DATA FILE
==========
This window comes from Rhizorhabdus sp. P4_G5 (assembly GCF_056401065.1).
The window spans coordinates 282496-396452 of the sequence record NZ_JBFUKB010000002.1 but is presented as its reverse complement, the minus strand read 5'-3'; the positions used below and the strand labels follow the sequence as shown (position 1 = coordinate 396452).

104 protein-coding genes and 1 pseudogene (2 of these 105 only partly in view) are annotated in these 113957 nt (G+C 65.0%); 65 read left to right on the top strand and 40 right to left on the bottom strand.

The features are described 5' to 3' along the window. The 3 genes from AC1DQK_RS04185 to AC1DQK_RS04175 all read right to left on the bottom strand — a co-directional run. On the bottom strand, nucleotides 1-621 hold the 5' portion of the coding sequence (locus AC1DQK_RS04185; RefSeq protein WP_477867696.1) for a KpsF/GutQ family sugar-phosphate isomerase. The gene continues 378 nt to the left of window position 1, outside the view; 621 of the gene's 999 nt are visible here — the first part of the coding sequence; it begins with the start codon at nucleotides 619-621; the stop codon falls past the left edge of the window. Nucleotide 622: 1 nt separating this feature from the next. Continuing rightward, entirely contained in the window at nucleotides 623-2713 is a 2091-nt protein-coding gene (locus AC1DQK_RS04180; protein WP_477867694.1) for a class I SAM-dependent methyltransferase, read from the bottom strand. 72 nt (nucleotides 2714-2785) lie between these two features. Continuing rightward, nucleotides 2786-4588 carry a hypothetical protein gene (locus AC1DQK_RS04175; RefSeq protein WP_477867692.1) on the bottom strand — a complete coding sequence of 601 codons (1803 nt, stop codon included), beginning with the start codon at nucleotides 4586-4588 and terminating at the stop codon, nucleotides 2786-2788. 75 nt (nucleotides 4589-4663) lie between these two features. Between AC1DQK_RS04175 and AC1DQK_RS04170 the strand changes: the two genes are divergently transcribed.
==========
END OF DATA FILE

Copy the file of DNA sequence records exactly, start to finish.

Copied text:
This window comes from Rhizorhabdus sp. P4_G5 (assembly GCF_056401065.1).
The window spans coordinates 282496-396452 of the sequence record NZ_JBFUKB010000002.1 but is presented as its reverse complement, the minus strand read 5'-3'; the positions used below and the strand labels follow the sequence as shown (position 1 = coordinate 396452).

104 protein-coding genes and 1 pseudogene (2 of these 105 only partly in view) are annotated in these 113957 nt (G+C 65.0%); 65 read left to right on the top strand and 40 right to left on the bottom strand.

The features are described 5' to 3' along the window. The 3 genes from AC1DQK_RS04185 to AC1DQK_RS04175 all read right to left on the bottom strand — a co-directional run. On the bottom strand, nucleotides 1-621 hold the 5' portion of the coding sequence (locus AC1DQK_RS04185; RefSeq protein WP_477867696.1) for a KpsF/GutQ family sugar-phosphate isomerase. The gene continues 378 nt to the left of window position 1, outside the view; 621 of the gene's 999 nt are visible here — the first part of the coding sequence; it begins with the start codon at nucleotides 619-621; the stop codon falls past the left edge of the window. Nucleotide 622: 1 nt separating this feature from the next. Continuing rightward, entirely contained in the window at nucleotides 623-2713 is a 2091-nt protein-coding gene (locus AC1DQK_RS04180; protein WP_477867694.1) for a class I SAM-dependent methyltransferase, read from the bottom strand. 72 nt (nucleotides 2714-2785) lie between these two features. Continuing rightward, nucleotides 2786-4588 carry a hypothetical protein gene (locus AC1DQK_RS04175; RefSeq protein WP_477867692.1) on the bottom strand — a complete coding sequence of 601 codons (1803 nt, stop codon included), beginning with the start codon at nucleotides 4586-4588 and terminating at the stop codon, nucleotides 2786-2788. 75 nt (nucleotides 4589-4663) lie between these two features. Between AC1DQK_RS04175 and AC1DQK_RS04170 the strand changes: the two genes are divergently transcribed.